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Many Adventures of a Nomadic Poet A young poet with Asperger's makes travel his passion, and away he goes...

Kiwi spotting

NEW ZEALAND | Wednesday, 5 November 2008 | Views [4140]

The kiwi looked at me again

The kiwi looked at me again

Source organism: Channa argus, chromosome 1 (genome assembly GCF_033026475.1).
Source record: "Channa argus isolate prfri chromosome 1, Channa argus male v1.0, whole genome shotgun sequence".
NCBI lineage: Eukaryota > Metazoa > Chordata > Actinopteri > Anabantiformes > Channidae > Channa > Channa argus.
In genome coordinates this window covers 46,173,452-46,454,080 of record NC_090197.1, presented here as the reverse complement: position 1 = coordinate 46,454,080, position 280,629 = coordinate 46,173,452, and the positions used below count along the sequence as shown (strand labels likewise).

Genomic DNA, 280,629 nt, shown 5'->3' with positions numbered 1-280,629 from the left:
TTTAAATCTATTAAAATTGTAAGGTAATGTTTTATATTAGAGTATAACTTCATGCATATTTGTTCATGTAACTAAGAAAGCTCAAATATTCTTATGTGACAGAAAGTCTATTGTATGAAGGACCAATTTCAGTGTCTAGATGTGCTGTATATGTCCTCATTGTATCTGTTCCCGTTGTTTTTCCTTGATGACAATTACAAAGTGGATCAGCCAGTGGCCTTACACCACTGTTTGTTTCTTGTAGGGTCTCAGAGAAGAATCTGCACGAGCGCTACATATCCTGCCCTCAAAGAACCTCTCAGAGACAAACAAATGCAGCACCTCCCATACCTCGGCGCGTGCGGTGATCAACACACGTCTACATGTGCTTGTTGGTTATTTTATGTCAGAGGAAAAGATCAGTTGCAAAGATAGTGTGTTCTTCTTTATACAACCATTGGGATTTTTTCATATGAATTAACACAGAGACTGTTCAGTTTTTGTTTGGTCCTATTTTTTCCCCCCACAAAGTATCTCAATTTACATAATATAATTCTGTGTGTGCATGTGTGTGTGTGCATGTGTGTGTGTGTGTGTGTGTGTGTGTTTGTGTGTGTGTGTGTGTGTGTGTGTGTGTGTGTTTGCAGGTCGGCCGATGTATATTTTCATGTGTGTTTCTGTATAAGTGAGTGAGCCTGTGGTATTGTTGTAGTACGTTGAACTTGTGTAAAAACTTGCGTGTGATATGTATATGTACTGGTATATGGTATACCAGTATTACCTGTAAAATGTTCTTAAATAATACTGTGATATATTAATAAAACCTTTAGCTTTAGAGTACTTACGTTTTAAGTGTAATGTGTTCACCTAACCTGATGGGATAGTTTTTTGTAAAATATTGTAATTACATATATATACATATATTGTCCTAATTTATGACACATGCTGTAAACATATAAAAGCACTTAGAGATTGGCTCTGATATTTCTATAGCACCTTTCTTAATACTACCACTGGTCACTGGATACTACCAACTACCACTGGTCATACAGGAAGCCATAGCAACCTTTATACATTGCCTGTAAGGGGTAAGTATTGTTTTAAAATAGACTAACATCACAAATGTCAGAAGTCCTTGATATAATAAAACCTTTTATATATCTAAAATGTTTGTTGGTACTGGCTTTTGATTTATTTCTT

Ian told me that if I want to get to Mason Bay before dark, that it isn’t worth it to go around the mud on the track. We went through the Paterson Inlet and then up the Freshwater River. Ian has to time the ride to go at high tide. At 6:00, I was at the starting point. For a few minutes I went around the mud, but then my boots sunk in and got filled up quickly. At that point I realized there was no escaping the mud, and I didn’t really care if I wrecked my boots. The girl and a young man from DOC were right behind me as well. We all walked together through the thick mud, with some of it up to our knees. The girl had never seen a wild kiwi, either. About an hour into our walk, it happened right before my eyes: a kiwi ran straight in front of us! We were so silent and still in complete awe! From now on I can call myself a real Kiwi because I’ve seen one. I was able to get some photos while I had a great big smile on my face. In New Zealand I really had to go the extra mile to see a kiwi; seeing a koala in Australia was easy compared to seeing a kiwi here. Along I walked, thinking I’d see another kiwi straight ahead. For over an hour I went through dense bush and thick mud. I may have to get new boots for Milford Track. About two hours into the walk, I was in a big valley. It’s surprising that there are no homes built out here, because the scenery is unbelievable. Craig told me there were a few farms at Mason Bay until the 1980s. Much of Stewart Island is now Rakiura National Park. A lot of people underestimate the sheer size of Stewart Island because it looks like a little dot on a map (if it appears at all) but it is enormous! Another young man from DOC met us, and he said we were only about an hour from Mason Bay. It was beginning to rain again. For awhile I was carrying my tent and sleeping bag in my hand, but they helped me set it up so that it was all on my back. They also told me that I’d need a better bag for Milford Track, but this bag as worked fine on several trips, including the Inca Trail. It was getting dark and I just wanted to get my mud-filled boots off and have a cup of tea. Some of the mud in a swampy area was up to our knees. I ended up not seeing anymore kiwi tonight, but I have all of tomorrow to search. Finally, at about 9:00 I was at the place where the DOC workers stay. They allowed me to come in and have a cup of tea. It also felt great to get my boots off. After finishing my tea I put my boots back on and took the 15-minute walk to the Mason Bay hut. There was a fire there and I was all warm and toasty after a long day of tramping. Today was a bit of preparation for Milford Track, only that will probably be a little bit easier (but not much). There was a girl named Anne, from Australia. It was really cold out, and the ground was so cold that my feet were hurting as I was pitching my tent. Anne tramped the entire Northwest Circuit and has seen four kiwi. I had a cup of tea and sat for a good while, even after everyone else went to sleep. It was very cold out and I was reluctant to go to my tent. I eventually did go, even though it is cold enough out here that I should be on Man vs. Wild. I’ll see you tomorrow after some kiwi-spotting.